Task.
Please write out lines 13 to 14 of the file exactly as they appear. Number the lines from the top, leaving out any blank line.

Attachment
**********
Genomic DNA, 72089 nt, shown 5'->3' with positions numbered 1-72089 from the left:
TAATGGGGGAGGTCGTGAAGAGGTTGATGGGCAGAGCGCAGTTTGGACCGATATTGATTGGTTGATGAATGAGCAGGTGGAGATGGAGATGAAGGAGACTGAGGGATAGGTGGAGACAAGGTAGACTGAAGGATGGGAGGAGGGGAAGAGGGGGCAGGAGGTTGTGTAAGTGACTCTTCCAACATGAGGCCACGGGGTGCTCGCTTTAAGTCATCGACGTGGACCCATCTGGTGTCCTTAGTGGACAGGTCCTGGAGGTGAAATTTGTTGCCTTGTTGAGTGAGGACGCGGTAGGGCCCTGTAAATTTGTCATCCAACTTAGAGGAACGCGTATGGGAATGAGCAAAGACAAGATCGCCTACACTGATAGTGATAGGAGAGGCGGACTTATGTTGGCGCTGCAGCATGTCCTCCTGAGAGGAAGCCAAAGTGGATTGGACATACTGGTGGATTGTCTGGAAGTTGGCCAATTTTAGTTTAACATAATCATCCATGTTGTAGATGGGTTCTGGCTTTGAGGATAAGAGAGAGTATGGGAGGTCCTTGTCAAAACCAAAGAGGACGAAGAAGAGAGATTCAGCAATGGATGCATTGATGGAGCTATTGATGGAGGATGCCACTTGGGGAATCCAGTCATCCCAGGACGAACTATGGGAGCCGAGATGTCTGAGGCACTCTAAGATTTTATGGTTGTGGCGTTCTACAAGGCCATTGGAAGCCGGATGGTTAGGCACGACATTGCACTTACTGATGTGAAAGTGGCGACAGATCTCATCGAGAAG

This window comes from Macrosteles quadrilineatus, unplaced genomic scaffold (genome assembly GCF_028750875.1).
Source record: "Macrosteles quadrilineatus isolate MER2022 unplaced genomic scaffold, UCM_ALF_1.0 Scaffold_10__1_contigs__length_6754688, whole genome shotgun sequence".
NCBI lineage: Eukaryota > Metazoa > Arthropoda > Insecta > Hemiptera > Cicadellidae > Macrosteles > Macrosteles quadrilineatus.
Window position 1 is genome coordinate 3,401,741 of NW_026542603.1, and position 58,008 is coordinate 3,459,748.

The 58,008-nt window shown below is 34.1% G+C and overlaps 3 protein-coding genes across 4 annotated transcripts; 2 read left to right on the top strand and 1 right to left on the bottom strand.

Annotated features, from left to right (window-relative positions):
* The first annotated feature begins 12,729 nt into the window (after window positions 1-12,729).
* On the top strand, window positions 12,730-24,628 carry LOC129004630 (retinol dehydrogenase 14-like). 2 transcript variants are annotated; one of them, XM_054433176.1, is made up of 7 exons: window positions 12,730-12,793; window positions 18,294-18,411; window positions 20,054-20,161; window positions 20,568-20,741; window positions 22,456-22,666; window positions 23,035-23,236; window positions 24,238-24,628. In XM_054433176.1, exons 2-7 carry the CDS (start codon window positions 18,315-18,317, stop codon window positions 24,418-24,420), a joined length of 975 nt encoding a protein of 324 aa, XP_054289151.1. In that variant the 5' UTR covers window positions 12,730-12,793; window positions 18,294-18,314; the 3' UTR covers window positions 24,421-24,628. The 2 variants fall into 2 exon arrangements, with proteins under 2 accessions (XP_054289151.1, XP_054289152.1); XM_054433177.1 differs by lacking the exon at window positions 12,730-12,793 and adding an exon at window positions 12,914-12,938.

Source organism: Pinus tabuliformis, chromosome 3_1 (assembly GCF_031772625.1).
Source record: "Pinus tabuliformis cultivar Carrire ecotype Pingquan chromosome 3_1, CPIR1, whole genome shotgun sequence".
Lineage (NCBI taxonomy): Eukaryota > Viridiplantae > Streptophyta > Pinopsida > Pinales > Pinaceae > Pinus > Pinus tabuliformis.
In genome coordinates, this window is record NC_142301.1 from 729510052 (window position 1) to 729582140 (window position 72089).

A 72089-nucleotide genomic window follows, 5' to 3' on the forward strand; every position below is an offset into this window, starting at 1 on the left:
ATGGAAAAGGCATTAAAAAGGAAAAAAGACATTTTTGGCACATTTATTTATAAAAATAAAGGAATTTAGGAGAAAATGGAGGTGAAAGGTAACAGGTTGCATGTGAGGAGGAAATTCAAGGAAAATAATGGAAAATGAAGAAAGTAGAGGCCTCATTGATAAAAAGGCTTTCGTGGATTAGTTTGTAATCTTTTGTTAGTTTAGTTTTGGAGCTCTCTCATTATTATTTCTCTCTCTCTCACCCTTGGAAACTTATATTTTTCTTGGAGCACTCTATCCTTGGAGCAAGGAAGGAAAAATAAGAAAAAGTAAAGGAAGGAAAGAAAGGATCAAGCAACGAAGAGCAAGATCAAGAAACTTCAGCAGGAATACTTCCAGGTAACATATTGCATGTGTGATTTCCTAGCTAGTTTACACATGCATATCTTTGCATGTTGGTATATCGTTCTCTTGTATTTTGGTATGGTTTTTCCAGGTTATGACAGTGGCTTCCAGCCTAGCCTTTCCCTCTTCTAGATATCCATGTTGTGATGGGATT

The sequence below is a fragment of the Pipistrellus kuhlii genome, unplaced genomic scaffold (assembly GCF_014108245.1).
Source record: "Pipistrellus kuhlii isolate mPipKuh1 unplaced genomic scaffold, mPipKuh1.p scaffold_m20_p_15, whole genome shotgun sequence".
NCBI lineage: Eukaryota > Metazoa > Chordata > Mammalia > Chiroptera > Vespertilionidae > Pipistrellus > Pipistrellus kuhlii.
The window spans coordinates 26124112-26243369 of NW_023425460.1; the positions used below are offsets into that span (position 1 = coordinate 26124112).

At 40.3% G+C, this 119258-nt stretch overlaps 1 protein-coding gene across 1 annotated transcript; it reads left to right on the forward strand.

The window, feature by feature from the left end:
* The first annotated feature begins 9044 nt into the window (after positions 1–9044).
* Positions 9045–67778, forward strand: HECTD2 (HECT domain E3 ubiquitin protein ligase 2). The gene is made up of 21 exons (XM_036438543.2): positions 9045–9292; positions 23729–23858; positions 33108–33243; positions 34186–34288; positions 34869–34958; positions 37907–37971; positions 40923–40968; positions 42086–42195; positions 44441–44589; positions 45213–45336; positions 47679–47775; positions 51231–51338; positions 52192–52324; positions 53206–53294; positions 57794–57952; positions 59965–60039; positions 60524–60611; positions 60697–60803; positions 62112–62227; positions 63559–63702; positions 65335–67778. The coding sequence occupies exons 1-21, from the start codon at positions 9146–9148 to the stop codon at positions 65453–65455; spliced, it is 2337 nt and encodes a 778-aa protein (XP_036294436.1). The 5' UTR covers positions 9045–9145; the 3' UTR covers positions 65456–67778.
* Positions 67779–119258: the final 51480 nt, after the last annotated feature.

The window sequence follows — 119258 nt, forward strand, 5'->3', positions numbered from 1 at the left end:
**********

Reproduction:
Lineage (NCBI taxonomy): Eukaryota > Viridiplantae > Streptophyta > Pinopsida > Pinales > Pinaceae > Pinus > Pinus tabuliformis.
In genome coordinates, this window is record NC_142301.1 from 729510052 (window position 1) to 729582140 (window position 72089).